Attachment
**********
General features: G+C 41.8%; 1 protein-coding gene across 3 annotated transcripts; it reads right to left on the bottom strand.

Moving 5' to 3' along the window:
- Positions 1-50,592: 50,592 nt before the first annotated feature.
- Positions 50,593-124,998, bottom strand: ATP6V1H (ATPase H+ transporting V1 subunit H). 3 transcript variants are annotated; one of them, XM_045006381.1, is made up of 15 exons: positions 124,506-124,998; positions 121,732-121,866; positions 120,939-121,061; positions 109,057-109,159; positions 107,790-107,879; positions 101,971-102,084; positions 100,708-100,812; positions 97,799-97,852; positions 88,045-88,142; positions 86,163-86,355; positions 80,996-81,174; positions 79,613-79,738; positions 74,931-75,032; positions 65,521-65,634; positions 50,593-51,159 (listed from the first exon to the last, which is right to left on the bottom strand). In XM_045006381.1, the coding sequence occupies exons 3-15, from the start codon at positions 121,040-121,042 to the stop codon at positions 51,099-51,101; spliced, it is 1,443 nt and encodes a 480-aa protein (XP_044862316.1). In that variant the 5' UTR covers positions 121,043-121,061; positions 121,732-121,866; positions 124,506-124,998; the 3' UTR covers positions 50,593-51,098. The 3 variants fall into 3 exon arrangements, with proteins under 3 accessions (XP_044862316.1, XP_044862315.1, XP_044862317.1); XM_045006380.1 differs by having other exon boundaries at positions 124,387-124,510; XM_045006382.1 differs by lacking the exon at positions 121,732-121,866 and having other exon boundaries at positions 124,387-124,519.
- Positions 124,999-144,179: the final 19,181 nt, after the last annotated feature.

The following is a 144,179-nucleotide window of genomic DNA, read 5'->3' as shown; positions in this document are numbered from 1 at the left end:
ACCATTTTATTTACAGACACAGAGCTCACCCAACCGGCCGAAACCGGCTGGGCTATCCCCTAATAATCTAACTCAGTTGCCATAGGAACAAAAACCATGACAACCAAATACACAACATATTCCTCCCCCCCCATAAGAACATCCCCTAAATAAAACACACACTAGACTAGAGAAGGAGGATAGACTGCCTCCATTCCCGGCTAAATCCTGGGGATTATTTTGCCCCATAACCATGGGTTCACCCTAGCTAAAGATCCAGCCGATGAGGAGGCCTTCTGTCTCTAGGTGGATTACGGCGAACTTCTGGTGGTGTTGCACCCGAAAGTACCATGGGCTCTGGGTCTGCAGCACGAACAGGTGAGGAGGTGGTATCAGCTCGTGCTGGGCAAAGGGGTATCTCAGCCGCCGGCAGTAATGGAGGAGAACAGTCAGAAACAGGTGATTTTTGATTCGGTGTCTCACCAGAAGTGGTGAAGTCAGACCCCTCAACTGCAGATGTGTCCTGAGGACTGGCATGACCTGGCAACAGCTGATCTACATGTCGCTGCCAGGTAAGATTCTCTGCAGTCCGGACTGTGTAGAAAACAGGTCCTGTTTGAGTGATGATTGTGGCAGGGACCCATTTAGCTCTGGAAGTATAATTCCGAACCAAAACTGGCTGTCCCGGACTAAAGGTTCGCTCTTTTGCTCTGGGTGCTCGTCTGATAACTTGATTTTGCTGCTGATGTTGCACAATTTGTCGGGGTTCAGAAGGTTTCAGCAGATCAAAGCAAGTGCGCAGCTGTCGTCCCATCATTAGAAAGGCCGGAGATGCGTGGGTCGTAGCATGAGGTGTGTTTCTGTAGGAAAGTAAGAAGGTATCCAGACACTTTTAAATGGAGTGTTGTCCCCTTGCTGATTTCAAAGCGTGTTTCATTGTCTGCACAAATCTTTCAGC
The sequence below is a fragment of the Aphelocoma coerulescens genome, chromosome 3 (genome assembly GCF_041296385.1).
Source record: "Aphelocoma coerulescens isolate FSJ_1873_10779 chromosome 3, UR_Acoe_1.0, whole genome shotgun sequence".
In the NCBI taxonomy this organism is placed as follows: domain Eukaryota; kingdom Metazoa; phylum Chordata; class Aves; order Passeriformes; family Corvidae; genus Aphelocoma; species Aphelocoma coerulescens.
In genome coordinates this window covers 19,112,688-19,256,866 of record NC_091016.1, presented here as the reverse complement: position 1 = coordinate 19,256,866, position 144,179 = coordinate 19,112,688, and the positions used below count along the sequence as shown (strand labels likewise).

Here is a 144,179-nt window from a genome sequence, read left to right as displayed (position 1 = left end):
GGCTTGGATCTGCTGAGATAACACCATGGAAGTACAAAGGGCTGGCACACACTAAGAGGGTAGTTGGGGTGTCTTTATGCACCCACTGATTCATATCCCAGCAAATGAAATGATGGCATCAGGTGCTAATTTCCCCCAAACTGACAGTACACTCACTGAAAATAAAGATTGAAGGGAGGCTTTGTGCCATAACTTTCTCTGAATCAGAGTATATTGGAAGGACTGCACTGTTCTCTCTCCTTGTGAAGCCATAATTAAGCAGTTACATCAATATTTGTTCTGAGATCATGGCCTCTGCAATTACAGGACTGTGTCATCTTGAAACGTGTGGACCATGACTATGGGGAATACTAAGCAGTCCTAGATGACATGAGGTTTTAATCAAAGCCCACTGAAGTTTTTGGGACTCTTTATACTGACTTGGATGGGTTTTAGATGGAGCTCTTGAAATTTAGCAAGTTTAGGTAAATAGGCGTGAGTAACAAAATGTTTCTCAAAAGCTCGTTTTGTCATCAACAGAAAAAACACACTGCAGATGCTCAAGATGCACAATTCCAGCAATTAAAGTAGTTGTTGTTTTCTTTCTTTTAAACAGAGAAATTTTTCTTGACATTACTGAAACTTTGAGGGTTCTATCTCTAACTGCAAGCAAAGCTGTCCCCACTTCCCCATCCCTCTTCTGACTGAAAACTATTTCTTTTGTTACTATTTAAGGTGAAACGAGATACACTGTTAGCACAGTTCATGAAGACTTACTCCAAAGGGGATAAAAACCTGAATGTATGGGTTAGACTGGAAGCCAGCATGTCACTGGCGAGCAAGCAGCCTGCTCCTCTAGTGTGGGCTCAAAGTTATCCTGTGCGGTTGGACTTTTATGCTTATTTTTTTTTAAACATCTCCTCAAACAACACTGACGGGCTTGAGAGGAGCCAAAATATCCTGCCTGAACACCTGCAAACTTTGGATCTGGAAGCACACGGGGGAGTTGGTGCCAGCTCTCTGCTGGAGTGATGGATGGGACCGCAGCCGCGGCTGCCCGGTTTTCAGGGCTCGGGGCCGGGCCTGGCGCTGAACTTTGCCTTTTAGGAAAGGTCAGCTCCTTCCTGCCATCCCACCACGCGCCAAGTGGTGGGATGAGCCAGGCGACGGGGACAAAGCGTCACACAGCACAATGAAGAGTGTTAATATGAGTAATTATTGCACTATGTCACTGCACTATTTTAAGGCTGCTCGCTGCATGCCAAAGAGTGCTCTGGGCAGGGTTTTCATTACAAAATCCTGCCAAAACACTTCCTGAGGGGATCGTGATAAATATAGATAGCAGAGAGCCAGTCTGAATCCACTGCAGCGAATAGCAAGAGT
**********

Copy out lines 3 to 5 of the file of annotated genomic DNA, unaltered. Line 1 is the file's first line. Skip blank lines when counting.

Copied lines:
- Positions 1-50,592: 50,592 nt before the first annotated feature.
- Positions 50,593-124,998, bottom strand: ATP6V1H (ATPase H+ transporting V1 subunit H). 3 transcript variants are annotated; one of them, XM_045006381.1, is made up of 15 exons: positions 124,506-124,998; positions 121,732-121,866; positions 120,939-121,061; positions 109,057-109,159; positions 107,790-107,879; positions 101,971-102,084; positions 100,708-100,812; positions 97,799-97,852; positions 88,045-88,142; positions 86,163-86,355; positions 80,996-81,174; positions 79,613-79,738; positions 74,931-75,032; positions 65,521-65,634; positions 50,593-51,159 (listed from the first exon to the last, which is right to left on the bottom strand). In XM_045006381.1, the coding sequence occupies exons 3-15, from the start codon at positions 121,040-121,042 to the stop codon at positions 51,099-51,101; spliced, it is 1,443 nt and encodes a 480-aa protein (XP_044862316.1). In that variant the 5' UTR covers positions 121,043-121,061; positions 121,732-121,866; positions 124,506-124,998; the 3' UTR covers positions 50,593-51,098. The 3 variants fall into 3 exon arrangements, with proteins under 3 accessions (XP_044862316.1, XP_044862315.1, XP_044862317.1); XM_045006380.1 differs by having other exon boundaries at positions 124,387-124,510; XM_045006382.1 differs by lacking the exon at positions 121,732-121,866 and having other exon boundaries at positions 124,387-124,519.
- Positions 124,999-144,179: the final 19,181 nt, after the last annotated feature.